Again, if you live in a 100-year floodplain, you have 1 percent chance of being flooded every year. Think of how concerned you’d be if you were told there was a 1-in-100 chance of your house burning down every year. The way the math works out, this means that over a 30-year mortgage, there is a 26% chance you’ll have a 100-year flood during that time period (1 – (0.99)30). This is also why most people with home loans in such areas are required to buy flood insurance.

Many people are in 500-year flood plains, which gets people even less worried. “The last flood was in 1909, we’re good for another 400 years!” Actually, having a 0.2% chance of a flood each and every year works out to a 6% chance of occurring at least once over a span of 30 years, or 1-in-17.

If you haven’t already, take some time and check if you are in a flood plain here. Some may consider buying flood insurance even if you are not required to by your mortgage lender. We ended up buying a modest amount of building coverage from the NFIP.

2009 Q3 Investment Portfolio Update – 9/21/09

2009 Q3 Portfolio Breakdown
Retirement Portfolio Actual Target
Asset Class / Fund % %
Broad US Stock Market ($64,794) 33.8% 34%
VTSMX – Vanguard Total Stock Market Index Fund
DISFX – Diversified Stock Index Institutional Fund*
FSEMX – Fidelity Spartan Extended Market Index Fund*
US Small-Cap Value ($17,554) 9.1% 8.5%
VISVX – Vanguard Small Cap Value Index Fund
Real Estate (REITs) $18,004 9.4% 8.5%
VGSIX – Vanguard REIT Index Fund
Broad International Developed $46,820 24.4% 25.5%
FSIIX – Fidelity Spartan International Index Fund*
International Emerging Markets $21,678 11.3% 8.5%
VEIEX – Vanguard Emerging Markets Stock Index Fund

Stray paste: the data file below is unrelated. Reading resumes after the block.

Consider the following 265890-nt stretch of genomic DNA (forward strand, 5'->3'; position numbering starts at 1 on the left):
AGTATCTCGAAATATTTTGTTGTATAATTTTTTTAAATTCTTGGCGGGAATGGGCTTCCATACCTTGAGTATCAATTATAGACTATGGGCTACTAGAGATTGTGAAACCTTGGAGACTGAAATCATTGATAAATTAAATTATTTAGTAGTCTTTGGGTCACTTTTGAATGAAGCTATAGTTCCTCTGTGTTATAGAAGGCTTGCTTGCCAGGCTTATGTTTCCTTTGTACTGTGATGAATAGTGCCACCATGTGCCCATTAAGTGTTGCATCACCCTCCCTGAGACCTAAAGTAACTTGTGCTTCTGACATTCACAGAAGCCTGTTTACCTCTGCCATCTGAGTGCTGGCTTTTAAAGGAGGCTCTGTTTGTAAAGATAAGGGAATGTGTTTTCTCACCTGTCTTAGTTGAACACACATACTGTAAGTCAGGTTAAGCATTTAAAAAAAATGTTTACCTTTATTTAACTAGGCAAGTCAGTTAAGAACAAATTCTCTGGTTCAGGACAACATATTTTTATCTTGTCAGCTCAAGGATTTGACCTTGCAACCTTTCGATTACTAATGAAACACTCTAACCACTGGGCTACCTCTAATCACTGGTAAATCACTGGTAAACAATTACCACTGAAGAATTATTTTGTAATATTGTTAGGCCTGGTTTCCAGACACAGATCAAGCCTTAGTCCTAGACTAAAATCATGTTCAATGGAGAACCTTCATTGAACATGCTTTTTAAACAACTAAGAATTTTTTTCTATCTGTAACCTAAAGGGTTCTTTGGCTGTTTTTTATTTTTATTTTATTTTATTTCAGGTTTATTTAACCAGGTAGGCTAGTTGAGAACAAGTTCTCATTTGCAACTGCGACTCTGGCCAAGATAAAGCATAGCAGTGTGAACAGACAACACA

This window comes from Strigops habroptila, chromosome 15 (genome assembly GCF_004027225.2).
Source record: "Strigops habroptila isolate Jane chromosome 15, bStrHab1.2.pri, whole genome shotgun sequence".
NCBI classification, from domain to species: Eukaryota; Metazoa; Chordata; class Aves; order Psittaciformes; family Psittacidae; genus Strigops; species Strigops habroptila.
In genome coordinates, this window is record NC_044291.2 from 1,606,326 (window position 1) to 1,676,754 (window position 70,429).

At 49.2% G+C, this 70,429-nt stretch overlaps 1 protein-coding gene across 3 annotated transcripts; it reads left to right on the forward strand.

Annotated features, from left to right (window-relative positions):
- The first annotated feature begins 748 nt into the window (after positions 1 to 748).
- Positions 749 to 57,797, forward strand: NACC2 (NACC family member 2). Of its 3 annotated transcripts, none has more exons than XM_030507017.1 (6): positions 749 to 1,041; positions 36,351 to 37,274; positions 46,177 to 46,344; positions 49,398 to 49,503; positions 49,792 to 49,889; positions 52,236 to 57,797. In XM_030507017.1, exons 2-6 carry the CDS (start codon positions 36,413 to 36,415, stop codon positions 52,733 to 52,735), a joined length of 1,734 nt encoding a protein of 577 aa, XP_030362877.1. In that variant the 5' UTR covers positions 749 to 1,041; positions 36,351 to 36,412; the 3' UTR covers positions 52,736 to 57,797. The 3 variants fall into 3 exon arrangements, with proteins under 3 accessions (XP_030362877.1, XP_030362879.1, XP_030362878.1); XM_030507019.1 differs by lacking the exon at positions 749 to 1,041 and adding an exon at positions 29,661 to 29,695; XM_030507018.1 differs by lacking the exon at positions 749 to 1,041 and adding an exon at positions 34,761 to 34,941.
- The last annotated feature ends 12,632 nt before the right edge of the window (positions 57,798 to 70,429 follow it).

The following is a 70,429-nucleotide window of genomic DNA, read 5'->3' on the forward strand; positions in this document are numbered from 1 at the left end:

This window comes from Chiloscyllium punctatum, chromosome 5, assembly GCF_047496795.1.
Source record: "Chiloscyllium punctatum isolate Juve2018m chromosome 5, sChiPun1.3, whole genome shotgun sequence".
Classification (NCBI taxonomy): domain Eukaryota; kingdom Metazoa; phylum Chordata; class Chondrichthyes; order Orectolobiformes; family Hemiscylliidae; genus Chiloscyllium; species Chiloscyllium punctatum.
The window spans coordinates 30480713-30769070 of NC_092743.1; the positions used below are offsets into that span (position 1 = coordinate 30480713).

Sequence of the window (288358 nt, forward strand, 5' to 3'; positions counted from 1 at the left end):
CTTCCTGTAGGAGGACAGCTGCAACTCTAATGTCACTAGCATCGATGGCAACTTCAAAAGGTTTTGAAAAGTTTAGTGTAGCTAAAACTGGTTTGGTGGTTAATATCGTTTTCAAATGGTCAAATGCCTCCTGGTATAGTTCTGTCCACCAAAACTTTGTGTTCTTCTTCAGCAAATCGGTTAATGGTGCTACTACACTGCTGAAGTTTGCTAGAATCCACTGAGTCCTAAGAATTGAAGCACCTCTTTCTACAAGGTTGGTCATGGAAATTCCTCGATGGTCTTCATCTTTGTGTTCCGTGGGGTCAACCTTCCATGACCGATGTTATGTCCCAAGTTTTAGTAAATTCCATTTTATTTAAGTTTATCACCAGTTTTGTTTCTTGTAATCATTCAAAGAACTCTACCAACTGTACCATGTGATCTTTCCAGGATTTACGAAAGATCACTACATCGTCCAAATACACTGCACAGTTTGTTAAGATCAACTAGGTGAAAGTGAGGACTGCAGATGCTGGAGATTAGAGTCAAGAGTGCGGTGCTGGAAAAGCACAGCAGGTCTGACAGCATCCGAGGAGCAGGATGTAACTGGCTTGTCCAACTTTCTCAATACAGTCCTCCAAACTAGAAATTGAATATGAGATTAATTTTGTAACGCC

Bonds – Short-Term $4,484 2.3% 3.8%
VFISX – Vanguard Short-Term Treasury Fund
Bonds – Inflation-Indexed $18,568 9.7% 11.3%
VIPSX – Vanguard Inflation-Protected Securities Fund
Total Portfolio Value $191,902
* denotes 401(k) holding given limited investment options.

Like many others, for most of this year I’ve just been trying to keep my head down, make my regular stock contributions like a good boy, and not looking at my statement balances too much! There’s been a lot of “wow, my portfolio isn’t so bad anymore” talk due to the recent market run, so I figured it was time for a checkup. You know of course, that this also means the market will tank today… 🙂

Contribution Details
So far in 2009, we have made the following contributions:

  • $5,000 x 2 for 2008 non-deductible IRA contributions
  • $5,000 x 2 for 2009 IRA contributions
  • $33,052 for both of our 401k contributions, including salary deferral and company match. One is maxed out, the other has a little left to go.

2009 Performance
In my last update back in April, I had found our year-to-date performance to be about -15%. According to my spreadsheet, the 2009 year-to-date dollar-weighted performance of our personal portfolio is now 41% YTD.

For reference, the Vanguard S&P 500 Fund (VFINX) has returned 20.52% YTD, their FTSE All World Ex-US fund (VFWIX) has returned 35.72% YTD, and their Total Bond Index fund (VBMFX) is 5.11% YTD as of 9/18/09. The Vanguard Target 2045 Fund (VTIVX) has returned 23.4% YTD, which as a similar stock/bond breakdown to our portfolio, but less international exposure. Part of the good relative performance (which was previously relatively poor) is also likely due due to the timing of my large lump-sum investments.

Investment Changes
We have used our new contributions to keep us close to our asset allocation target, with a 85% stocks/15% bonds split. Right now, we are not too far off. The target percentages for each asset class are shown above as well. Currently, with the run-up in equities, we are a bit underweight in bonds.

You can view all my previous portfolio snapshots here.